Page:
Very few of the pieces selected were composed in studio (Nancy Tobin's Barok Soundscapes and TACLERON 1999 by s* are the exceptions). They were initially presented as live performances (Music for Lamps) or 'performed installations' (Kristen Roos' Thrum), live radio (Andrea-Jane Cornell's Constriction), or single take recordings of a series of actions (Addendum to Coincidence Engines by [The User] and Filter by Gambletron). Often the sounds of the room, site, and audience members are audible, thereby transmitting the performativity and 'liveliness' of each unique situation, and highlighting the variety of interactions between things, spaces, and artists. These live situations in turn could be composited into a composition for broadcast (as with Andrea-Jane Cornell's Constriction and Café ELF by Absolute Value of Noise). The recordings we will listen to, therefore, are not of the flawlessly controlled studio ilk, but documents of process and activity in collaboration with electro-magnetic fields, temporary situations, site-specific parameters (for instance, the qualities of an architectural space or of a broadcast signal), with a little air and hiss in the mix. This is an important conceptual and methodological aspect of what Canadian sound artists are up to, particularly as it points to the necessarily ephemeral nature of such work.

Works cited:

Bennett, Jane. 2010. Vibrant Matter: A Political Ecology of Things. Durham, NC: Duke University Press.

Haraway, Donna J. 1991. Simians, Cyborgs, and Women: The Reinvention of Nature.
New York: Routledge.

______. 1997. Modest_Witness@Second_Millenium: FemaleMan©_Meets_OncoMouseTM. New York, NY: Routledge.

Latour, Bruno. 2004. "A Collective of Humans and Non-Humans." In Readings in the Philosophy of Technology. Edited by David Kaplan. Lanham: Rowman and Littlefield Publishers Inc.

______. 2005. Reassembling the Social: An Introduction to Actor-Network Theory. Oxford, UK: Oxford University Press.

Olsen, Bjørnar. 2010. In Defense of Things: Archaeology and the Ontology of Objects. Lanham, MD: AltaMira Press.


Cross Waves #6 performance
Curated by Anna Friz with live performance by Andrea-Jane Cornell
May 8, 2015, 8:00 pm
@ the NAISA Space, 601 Christie St #252
General $10

Introduction by Anna Friz

i.Quartet for dot matrix printers by [The User], 2004
ii.Barok Soundscapes (Solo de Maude) by Nancy Tobin, 2002
iii.Performance by Andrea-Jane Cornell

I. Barok Soundscapes (Fellini, Solo de Maude) by Nancy Tobin, 2002
Soundscapes composed with micro excerpts from orchestral Baroque recordings on vinyl. Originally composed for a choreography by Danièle Desnoyers, for the production Bataille by the Montréal-based Company Le Carré des Lombes.
II. Quartet for dot matrix printers by [The User], 2004
Quadrophonic composition recorded from the final installment in [The User]'s dot matrix printer series, where obsolete office technology become musical instruments. In the installation setting, four printers are displayed under glass, on museum plinths arranged in a square, one plinth at each corner. Each printer is equipped with microphones and miniature video cameras. The gallery visitor, sitting in an office chair at the centre of the installation, is immersed in a junk-aesthetic audiovisual environment orchestrated entirely from the composed texts that the printers reproduce. Quartet for dot matrix printer brings the Symphony for dot matrix printers project to its ultimate conclusion. Not only are the technologies obsolete but so are the people, rendered redundant in a totally automated environment, a performance without performers. For this evening, the composition will be heard as a tape piece in four channels.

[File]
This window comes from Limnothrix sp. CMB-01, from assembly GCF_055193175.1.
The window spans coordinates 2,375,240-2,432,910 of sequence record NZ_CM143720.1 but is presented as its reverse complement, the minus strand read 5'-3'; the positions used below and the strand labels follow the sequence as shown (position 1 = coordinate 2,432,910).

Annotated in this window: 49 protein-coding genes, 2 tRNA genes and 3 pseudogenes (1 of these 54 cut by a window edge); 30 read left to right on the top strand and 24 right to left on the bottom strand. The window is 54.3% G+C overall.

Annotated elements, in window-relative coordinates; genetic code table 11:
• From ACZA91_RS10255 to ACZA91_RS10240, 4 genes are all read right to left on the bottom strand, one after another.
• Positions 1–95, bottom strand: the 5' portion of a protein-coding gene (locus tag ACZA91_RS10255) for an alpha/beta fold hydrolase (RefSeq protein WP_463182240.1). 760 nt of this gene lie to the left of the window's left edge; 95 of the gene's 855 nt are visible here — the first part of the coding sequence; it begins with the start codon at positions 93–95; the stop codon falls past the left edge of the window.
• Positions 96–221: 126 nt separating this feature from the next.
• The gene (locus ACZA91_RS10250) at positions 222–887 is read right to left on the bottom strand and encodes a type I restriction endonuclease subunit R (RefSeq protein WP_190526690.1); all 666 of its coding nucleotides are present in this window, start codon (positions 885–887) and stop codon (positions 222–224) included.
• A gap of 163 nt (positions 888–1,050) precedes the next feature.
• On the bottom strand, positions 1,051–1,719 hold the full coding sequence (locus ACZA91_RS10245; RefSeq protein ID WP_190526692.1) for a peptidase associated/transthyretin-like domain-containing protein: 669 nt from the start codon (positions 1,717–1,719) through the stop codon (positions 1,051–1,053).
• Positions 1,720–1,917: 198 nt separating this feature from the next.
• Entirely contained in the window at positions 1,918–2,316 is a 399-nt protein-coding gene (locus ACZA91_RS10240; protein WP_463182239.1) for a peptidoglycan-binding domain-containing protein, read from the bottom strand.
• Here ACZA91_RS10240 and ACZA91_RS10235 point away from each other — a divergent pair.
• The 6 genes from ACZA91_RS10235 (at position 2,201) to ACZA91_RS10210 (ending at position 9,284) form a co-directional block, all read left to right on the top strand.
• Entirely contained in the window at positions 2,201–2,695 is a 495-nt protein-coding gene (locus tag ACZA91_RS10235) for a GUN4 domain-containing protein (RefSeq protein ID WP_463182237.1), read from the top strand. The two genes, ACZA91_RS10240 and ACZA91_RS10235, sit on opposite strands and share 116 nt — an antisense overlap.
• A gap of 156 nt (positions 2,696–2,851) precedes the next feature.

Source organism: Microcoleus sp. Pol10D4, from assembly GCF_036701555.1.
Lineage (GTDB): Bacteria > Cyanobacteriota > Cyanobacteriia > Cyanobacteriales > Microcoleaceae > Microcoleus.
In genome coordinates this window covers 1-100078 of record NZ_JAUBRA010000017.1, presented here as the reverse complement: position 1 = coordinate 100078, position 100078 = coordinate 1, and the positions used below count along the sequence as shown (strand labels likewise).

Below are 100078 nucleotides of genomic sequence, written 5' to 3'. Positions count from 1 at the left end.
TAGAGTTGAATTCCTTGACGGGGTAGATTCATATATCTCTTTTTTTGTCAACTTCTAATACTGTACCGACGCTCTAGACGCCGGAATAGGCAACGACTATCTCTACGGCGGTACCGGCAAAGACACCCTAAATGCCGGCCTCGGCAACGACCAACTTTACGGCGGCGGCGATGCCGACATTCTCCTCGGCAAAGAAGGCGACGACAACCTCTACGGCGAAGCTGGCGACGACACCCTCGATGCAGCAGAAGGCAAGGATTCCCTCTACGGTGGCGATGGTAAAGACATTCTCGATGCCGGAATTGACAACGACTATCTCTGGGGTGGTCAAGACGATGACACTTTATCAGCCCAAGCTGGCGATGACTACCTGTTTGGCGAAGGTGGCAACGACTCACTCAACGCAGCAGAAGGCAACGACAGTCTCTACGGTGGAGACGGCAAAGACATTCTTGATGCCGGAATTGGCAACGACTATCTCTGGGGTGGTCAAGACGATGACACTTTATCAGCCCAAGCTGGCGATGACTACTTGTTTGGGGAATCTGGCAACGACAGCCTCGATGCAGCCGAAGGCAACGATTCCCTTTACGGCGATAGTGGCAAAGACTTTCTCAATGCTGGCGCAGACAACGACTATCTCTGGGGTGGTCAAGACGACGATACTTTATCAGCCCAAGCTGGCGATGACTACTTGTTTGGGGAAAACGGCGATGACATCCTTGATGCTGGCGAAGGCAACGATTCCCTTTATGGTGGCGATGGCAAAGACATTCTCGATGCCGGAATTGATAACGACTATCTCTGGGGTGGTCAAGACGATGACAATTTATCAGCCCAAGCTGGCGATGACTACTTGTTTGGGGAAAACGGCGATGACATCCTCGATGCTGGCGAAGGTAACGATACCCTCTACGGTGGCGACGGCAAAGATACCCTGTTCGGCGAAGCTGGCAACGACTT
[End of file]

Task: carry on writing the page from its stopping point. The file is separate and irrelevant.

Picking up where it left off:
III. Objets oubliés/Objects left behind by Andrea-Jane Cornell, 2015
Andrea-Jane Cornell improvises with field recordings, radio waves, and object-instruments. For this live performance, she works mainly with objects and machines left behind and never reclaimed, coaxing out their resonant properties and squeaky parts populating a sound scape with a confluence of broken, and sometimes silent elements.


Fellini 5:05
Solo de Maude 10:21
From Barok Soundscapes (2002)

Nancy Tobin
Soundscapes composed with micro excerpts from orchestral Baroque recordings on vinyl. Originally composed for a choreography by Danièle Desnoyers, for the production Bataille by the Montréal-based Company Le Carré des Lombes.

Symphony #2 for dot matrix printers (1999) 40:00
[The User]
Thomas McIntosh
Emmanuel Madan
Performance for fifteen dot matrix printers and personal computers, ASCII text compositions, network server, microphones, sound system, miniature video cameras, custom video switching technology and video projection.

Fifteen early-1990s era dot matrix printers become musical instruments; an “orchestra” of obsolete computers is used to print them. A network server “conducts” the Symphony using a serial command network. Miniature video cameras are inserted within the mechanisms of the printers, and using a low-tech custom-built video switching system, the images are projected onto screens behind the orchestra. All sounds and images are created live by the printers on stage with no additional or pre-recorded content and a minimum of electronic manipulation.
Symphony #2 for dot matrix printers was commissioned by Hull Time Based Arts (UK) and realised with support from the Daniel Langlois Foundation for Art, Science and Technology. Concept, design, construction and composition: [The User] – Emmanuel Madan and Thomas McIntosh. Software: Thaddeus Thomas, ReDada software. Electronic engineering and manufacture: David Ozsvari.

TACLERON 1999 (1999) 30:00
Recovering long lost tapes of the N30 protests (the Battle of Seattle), s* composes a tense montage from the police scanner, combatting surveillance and arrest activities with frequency and noise manipulation. TACLERON 1999 presents a full immersion in overhearing behind-the-scenes banter, providing the craven ear with its own surveillance apparatus, and seducing the listener with the unheard discourses of secrecy and power, personal and public.